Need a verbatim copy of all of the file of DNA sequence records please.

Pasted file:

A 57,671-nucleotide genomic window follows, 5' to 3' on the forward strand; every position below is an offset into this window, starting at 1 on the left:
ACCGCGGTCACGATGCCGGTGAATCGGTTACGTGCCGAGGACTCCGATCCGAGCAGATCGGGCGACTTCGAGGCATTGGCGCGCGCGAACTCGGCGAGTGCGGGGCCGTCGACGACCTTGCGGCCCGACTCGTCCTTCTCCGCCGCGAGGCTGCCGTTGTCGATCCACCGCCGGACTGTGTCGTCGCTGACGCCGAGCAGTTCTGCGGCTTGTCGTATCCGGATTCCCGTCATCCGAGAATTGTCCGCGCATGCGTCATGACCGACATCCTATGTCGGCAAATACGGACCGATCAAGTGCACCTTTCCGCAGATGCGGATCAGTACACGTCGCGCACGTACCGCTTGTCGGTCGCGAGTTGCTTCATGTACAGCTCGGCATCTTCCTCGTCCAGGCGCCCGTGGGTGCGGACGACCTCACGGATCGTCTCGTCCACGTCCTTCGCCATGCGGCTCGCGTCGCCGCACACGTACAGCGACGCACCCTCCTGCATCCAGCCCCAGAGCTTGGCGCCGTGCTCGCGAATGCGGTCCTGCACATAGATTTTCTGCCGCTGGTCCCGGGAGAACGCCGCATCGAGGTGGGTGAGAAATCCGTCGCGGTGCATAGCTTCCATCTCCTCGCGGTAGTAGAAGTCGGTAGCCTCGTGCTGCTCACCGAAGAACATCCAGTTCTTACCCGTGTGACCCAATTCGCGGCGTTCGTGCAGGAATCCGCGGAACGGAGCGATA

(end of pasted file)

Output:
A 57,671-nucleotide genomic window follows, 5' to 3' on the forward strand; every position below is an offset into this window, starting at 1 on the left:
ACCGCGGTCACGATGCCGGTGAATCGGTTACGTGCCGAGGACTCCGATCCGAGCAGATCGGGCGACTTCGAGGCATTGGCGCGCGCGAACTCGGCGAGTGCGGGGCCGTCGACGACCTTGCGGCCCGACTCGTCCTTCTCCGCCGCGAGGCTGCCGTTGTCGATCCACCGCCGGACTGTGTCGTCGCTGACGCCGAGCAGTTCTGCGGCTTGTCGTATCCGGATTCCCGTCATCCGAGAATTGTCCGCGCATGCGTCATGACCGACATCCTATGTCGGCAAATACGGACCGATCAAGTGCACCTTTCCGCAGATGCGGATCAGTACACGTCGCGCACGTACCGCTTGTCGGTCGCGAGTTGCTTCATGTACAGCTCGGCATCTTCCTCGTCCAGGCGCCCGTGGGTGCGGACGACCTCACGGATCGTCTCGTCCACGTCCTTCGCCATGCGGCTCGCGTCGCCGCACACGTACAGCGACGCACCCTCCTGCATCCAGCCCCAGAGCTTGGCGCCGTGCTCGCGAATGCGGTCCTGCACATAGATTTTCTGCCGCTGGTCCCGGGAGAACGCCGCATCGAGGTGGGTGAGAAATCCGTCGCGGTGCATAGCTTCCATCTCCTCGCGGTAGTAGAAGTCGGTAGCCTCGTGCTGCTCACCGAAGAACATCCAGTTCTTACCCGTGTGACCCAATTCGCGGCGTTCGTGCAGGAATCCGCGGAACGGAGCGATA